by Veronika Simkova
Anna Sedlačková has been a dancer, choreographer and teacher for more than 30 years. She graduated from The Academy for Performing Arts is Bratislava in 1987. Since then she has deepened her dance performance studies in various artistic and educational programs in Slovakia and abroad. She has created an experimental space in the Dance Department of Academy of performing Arts in Bratislava. She has also collaborated with European Dance Development Center in Arnhem, Holland and received Fulbright scholarship, for research at Hampshire College in the USA. Anna Sedlačková started to be engaged in Body – Mind Centering studies from summer 2000. In 2006 she graduated as an IDME – Infant Developmental Movement Educator, in 2007 as SME – Somatic Movement Educator and in 2013 as Body – Mind Centering Practitioner. In 2006 she defeated her ArtD. theses, Development of movement in system Body – Mind Centering and its application in dance education.
“Body – Mind Centering is system established by Bonnie – Bainbridge Cohen and explores how is mind expressing through the body. Through the embodiment of systems of the body as well as the process of development. In 2004 me and my friend Angelika Kováčová established organization Babyfit. During 12 years we organized not only movement classes for babies and parent but also educational program in somatic approach to developmental movement and certified program of the School for Body – Mind Centering. In 2013 – 2015 we took part in cross – cultural exchange and learning project SPARKS which explored somatic approach of BMC in the field of people with special needs,“ says Anna.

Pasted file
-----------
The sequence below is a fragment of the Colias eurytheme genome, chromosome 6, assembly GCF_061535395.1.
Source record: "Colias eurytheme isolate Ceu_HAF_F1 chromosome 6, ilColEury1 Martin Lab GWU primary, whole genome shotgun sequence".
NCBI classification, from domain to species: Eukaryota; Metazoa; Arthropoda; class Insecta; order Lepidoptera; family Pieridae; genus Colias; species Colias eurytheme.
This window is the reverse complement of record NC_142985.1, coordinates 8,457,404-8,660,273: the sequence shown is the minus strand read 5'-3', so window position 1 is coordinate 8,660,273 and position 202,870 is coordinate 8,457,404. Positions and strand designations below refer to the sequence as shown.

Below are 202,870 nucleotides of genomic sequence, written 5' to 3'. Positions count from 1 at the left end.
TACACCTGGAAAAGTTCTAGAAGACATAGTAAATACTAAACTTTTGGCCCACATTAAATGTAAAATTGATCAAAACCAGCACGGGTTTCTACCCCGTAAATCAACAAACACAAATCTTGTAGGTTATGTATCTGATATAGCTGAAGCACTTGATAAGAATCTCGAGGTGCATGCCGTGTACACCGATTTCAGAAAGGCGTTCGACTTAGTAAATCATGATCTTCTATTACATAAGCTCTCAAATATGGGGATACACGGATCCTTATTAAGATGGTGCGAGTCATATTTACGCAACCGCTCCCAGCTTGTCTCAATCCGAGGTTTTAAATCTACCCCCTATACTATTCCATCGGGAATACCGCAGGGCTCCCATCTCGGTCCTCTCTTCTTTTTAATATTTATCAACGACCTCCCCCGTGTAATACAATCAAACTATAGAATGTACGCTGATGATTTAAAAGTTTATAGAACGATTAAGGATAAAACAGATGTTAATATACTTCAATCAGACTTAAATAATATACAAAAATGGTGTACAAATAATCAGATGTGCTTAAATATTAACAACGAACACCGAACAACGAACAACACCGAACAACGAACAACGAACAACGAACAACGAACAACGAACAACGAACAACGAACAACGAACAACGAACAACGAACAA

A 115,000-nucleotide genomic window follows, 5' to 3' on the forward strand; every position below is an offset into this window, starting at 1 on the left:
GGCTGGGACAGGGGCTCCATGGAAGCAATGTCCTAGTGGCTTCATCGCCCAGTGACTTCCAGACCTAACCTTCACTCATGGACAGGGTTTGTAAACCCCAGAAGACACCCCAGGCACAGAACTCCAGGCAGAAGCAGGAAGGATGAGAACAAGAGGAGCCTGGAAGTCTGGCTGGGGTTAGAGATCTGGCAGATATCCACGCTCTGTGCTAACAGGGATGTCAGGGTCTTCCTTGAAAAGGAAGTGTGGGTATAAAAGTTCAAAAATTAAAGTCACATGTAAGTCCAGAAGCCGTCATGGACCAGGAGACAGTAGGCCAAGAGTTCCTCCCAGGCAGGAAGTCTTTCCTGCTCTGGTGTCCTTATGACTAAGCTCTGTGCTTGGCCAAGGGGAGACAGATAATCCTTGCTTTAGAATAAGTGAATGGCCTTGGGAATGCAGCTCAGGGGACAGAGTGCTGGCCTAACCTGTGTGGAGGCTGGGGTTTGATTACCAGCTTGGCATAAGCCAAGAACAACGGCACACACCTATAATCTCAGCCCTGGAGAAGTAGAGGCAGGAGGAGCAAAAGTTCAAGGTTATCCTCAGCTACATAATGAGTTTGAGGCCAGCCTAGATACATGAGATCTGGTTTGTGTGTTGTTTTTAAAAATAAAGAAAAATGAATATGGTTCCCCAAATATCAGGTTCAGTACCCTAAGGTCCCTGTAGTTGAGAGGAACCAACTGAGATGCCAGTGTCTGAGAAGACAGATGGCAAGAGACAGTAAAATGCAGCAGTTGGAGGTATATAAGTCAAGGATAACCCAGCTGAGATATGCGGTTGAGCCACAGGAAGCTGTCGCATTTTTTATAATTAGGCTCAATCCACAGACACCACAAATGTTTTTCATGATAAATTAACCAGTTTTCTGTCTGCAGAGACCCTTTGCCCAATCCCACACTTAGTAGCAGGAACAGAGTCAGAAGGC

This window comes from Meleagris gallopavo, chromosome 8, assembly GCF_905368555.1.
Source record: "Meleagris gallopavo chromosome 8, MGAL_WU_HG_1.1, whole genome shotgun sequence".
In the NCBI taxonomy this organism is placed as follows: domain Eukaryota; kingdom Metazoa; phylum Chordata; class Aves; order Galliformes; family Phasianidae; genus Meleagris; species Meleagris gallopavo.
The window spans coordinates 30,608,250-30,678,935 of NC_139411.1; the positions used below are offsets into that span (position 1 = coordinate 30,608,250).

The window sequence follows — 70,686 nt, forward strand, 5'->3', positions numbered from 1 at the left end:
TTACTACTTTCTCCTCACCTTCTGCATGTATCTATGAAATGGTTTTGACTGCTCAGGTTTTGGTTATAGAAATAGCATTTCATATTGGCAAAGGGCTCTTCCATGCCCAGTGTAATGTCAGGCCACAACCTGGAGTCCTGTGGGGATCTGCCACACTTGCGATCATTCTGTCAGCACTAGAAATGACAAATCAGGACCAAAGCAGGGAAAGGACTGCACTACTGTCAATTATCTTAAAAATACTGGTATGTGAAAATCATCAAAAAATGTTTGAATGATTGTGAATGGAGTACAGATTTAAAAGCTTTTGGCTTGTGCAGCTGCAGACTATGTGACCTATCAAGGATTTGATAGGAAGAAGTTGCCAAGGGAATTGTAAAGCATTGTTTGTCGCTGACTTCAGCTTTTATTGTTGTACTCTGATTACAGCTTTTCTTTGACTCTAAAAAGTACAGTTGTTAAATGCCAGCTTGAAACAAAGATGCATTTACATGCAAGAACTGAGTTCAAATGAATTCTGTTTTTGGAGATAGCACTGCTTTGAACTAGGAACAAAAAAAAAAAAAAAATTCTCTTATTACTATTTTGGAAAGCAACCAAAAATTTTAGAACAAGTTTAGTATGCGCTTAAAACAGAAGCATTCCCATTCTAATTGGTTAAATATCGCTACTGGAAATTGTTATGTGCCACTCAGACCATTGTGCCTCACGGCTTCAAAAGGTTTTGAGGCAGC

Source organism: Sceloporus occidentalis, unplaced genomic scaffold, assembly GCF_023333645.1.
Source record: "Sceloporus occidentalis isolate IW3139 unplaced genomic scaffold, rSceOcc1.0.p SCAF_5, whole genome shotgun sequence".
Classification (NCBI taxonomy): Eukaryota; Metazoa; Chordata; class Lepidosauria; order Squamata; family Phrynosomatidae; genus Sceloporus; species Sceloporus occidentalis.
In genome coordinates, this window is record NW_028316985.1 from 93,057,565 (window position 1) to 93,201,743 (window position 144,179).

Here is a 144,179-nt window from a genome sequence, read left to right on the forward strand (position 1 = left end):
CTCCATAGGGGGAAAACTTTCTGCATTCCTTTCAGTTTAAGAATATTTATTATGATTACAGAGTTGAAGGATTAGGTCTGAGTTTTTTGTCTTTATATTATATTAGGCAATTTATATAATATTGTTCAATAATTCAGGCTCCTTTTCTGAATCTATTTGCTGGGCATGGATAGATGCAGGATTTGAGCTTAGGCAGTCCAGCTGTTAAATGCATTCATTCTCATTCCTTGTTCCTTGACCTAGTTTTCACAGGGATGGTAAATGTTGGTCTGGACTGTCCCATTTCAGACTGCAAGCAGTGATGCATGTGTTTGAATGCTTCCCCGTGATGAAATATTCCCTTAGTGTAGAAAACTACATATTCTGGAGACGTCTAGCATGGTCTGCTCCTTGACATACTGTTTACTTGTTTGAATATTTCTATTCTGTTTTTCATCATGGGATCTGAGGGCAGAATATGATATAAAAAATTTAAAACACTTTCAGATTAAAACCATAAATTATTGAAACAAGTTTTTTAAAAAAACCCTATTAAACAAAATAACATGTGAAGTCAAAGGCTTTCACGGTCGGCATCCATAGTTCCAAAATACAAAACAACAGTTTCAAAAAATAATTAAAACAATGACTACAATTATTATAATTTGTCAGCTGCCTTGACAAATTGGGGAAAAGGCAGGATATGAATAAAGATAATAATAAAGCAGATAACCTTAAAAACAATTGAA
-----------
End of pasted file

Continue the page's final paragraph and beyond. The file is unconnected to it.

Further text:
How did you get to the Body – Mind Centering method?
In 1994, I was selected for a residential stay in the USA, called Artslink, organized by the Soros Foundation of Contemporary Art. I spent 6 weeks at different places in the States (New York, Washington DC, Lincoln – Nebraska, New Orleans – Mississippi). My host organisation the “Wagon Train Project” was based in the town of Lincoln, which is the capital of the state of Nebraska.
I met Marta Renzi, a famous choreographer of the New York alternative dance scene there. It was under her guidance that I carried out the project entitled “Prodigal Daughter”. We realized we shared a lot in common and started intense collaboration. Between 1995 and 1998 we danced together intensely, it was in the USA, then in Slovakia, in the Czech Republic and in Austria. In 1996, we were preparing a project on a residential farm belonging to Aat Hougée, the director of the European Dance Developmental Centre (EDDC) a school in Arnhem, in the Netherlands. I got most interested in the school and managed to create closer contacts both within the school and also personal ones. In 1998, I created a project for EDDC and decided to invest the money received for it in my education. I liked the study program in the School for Body – Mind Centering, so I enrolled two system courses (skeleton and organ systems) and left for the USA. I assumed the course content would be similar to dance education. The BMC approach to learning surprised me just as all it may involve, how questions are more important than answers, how to cope within relationship. It changed my view on learning, art and life completely.
What is such a class like?
That is a good question. BMC is an open approach offering a very strong tool which is one’s own experience. Personal experience from certain aspects of a selected body system, movement development or embryological process. The principles of BMC draw on collective experience of a number of people and they have multilayered manifestations, reflecting movement analysis, anatomic, physiological, psychological and spiritual aspects.